Aldersbach Abbey was founded in 1127 by Saint Otto, Bishop of Bamberg, as a community of Augustinian Canons. It is located on a site near a church consecrated in 880 by Englmar, Bishop of Passau, in honour of Saint Peter. In 1146 Egilbert, the successor of Otto, gave the foundation and a new church of Our Lady to the Cistercians, and after the departure of the canons, Abbot Sefried, with monks from Ebrach Abbey, took possession.
Under Cistercian rule Aldersbach flourished for more than six centuries. It was famous for the rigour of its religious discipline and exerted a wide influence. From here were founded the religious houses of Fürstenfeld (1263), Fürstenzell (1274), and Gotteszell (1285). The monks cultivated the soil and devoted themselves to the pastoral work of their own and in the neighbouring churches dependent upon the abbey. Nor did they neglect the pursuit of learning: the first abbot, Sefried, formed the nucleus of the library to which valuable additions were made by his successors.
During the Thirty Years' War which followed the Reformation, the abbey was pillaged and almost entirely abandoned. The library however escaped destruction, and under the abbots Matthew and Gebhard Horger the old régime was restored. Abbot Theobald II repaired the injuries sustained during the wars of the Spanish and Austrian Successions.
The abbey was suppressed on 1 April 1803 during the secularisation of Bavaria; the monks then numbered forty. The buildings were sold, and the abbey church was converted into a parish church, while the monks engaged in parish work or teaching. The library became a part of the Bayerische Staatsbibliothek at Munich.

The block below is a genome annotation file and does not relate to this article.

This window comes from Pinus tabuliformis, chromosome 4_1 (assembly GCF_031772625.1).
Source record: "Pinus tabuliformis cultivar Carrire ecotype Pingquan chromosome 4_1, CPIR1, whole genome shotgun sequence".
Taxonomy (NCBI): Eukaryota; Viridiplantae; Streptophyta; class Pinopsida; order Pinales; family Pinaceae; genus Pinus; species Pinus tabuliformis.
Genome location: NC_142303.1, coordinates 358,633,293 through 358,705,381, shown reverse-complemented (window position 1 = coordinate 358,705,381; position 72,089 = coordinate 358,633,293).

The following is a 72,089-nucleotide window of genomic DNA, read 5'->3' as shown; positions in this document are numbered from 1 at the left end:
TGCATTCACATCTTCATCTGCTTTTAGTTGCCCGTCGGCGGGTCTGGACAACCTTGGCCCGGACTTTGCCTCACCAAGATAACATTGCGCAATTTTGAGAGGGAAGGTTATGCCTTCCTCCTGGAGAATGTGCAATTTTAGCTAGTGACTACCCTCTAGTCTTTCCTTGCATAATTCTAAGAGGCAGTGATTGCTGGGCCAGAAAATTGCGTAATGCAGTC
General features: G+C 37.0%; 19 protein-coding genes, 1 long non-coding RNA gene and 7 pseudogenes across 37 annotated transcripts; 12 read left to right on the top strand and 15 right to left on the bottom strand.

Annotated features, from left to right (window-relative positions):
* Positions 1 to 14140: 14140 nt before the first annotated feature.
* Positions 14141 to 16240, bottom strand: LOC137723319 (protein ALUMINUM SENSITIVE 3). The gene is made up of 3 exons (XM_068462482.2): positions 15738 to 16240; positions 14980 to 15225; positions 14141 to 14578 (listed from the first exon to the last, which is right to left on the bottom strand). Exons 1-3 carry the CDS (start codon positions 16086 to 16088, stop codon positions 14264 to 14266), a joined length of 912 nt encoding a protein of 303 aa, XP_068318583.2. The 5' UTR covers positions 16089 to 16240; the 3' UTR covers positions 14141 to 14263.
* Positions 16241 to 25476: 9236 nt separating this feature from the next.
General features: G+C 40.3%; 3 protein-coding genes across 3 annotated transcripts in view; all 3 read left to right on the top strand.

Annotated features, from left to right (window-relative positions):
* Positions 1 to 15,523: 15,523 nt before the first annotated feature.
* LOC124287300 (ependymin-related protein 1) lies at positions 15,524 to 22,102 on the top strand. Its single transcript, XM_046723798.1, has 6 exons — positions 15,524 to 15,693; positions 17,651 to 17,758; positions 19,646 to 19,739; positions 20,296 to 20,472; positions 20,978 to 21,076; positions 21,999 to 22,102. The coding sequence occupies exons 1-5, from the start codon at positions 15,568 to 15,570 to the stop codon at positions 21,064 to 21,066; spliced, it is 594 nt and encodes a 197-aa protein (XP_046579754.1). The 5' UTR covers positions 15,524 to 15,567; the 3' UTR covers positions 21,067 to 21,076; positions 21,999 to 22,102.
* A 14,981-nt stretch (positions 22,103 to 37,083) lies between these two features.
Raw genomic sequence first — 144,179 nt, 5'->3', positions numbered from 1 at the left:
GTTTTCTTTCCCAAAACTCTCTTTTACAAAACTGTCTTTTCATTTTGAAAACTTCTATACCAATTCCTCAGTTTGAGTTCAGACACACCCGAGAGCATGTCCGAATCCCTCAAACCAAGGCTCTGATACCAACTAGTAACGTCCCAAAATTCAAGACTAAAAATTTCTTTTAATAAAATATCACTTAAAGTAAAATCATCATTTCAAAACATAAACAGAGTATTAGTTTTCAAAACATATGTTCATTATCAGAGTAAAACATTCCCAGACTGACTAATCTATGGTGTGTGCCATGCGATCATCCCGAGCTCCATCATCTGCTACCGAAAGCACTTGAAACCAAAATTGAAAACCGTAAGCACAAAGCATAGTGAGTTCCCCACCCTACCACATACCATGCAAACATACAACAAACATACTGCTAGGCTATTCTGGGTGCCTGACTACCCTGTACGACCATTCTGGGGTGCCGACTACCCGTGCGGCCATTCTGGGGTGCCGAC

Brewing was first recorded in the monastery in 1268. The abbey brewery passed in 1811 into the hands of Johann Adam von Aretin, and the abbey still produces the beer brand Aldersbacher.References:
First record of Kastelholma (or Kastelholm) castle is from the year 1388 in the contract of Queen Margaret I of Denmark, where a large portion of the inheritance of Bo Jonsson Grip was given to the queen. The heyday of the castle was in the 15th and 16th centuries when it was administrated by Danish and Swedish kings and stewards of the realms. Kastelhoma was expanded and enhanced several times.
In the end of 16th century castle was owned by the previous queen Catherine Jagellon (Stenbock), an enemy of the King of Sweden Eric XIV. King Eric conquered Kastelholma in 1599 and all defending officers were taken to Turku and executed. The castle was damaged under the siege and it took 30 years to renovate it.
In 1634 Åland was joined with the County of Åbo and Björneborg and Kastelholma lost its administrative status.